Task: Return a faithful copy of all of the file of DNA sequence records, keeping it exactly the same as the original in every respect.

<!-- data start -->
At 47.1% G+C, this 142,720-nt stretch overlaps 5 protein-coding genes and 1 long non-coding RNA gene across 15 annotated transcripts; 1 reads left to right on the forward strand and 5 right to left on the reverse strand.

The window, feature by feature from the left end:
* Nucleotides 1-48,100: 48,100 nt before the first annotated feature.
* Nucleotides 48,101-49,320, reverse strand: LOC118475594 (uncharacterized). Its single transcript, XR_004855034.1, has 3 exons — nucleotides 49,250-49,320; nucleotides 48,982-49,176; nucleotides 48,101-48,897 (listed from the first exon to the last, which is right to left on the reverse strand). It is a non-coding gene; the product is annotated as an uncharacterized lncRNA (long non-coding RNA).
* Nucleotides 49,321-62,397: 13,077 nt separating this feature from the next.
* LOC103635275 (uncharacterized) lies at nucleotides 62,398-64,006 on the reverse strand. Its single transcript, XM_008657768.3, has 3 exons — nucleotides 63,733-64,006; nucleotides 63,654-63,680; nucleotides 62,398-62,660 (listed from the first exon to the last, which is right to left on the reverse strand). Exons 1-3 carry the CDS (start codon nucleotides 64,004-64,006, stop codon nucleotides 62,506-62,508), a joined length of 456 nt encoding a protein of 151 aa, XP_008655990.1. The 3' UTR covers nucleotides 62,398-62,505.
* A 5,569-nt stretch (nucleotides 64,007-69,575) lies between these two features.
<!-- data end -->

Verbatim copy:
At 47.1% G+C, this 142,720-nt stretch overlaps 5 protein-coding genes and 1 long non-coding RNA gene across 15 annotated transcripts; 1 reads left to right on the forward strand and 5 right to left on the reverse strand.

The window, feature by feature from the left end:
* Nucleotides 1-48,100: 48,100 nt before the first annotated feature.
* Nucleotides 48,101-49,320, reverse strand: LOC118475594 (uncharacterized). Its single transcript, XR_004855034.1, has 3 exons — nucleotides 49,250-49,320; nucleotides 48,982-49,176; nucleotides 48,101-48,897 (listed from the first exon to the last, which is right to left on the reverse strand). It is a non-coding gene; the product is annotated as an uncharacterized lncRNA (long non-coding RNA).
* Nucleotides 49,321-62,397: 13,077 nt separating this feature from the next.
* LOC103635275 (uncharacterized) lies at nucleotides 62,398-64,006 on the reverse strand. Its single transcript, XM_008657768.3, has 3 exons — nucleotides 63,733-64,006; nucleotides 63,654-63,680; nucleotides 62,398-62,660 (listed from the first exon to the last, which is right to left on the reverse strand). Exons 1-3 carry the CDS (start codon nucleotides 64,004-64,006, stop codon nucleotides 62,506-62,508), a joined length of 456 nt encoding a protein of 151 aa, XP_008655990.1. The 3' UTR covers nucleotides 62,398-62,505.
* A 5,569-nt stretch (nucleotides 64,007-69,575) lies between these two features.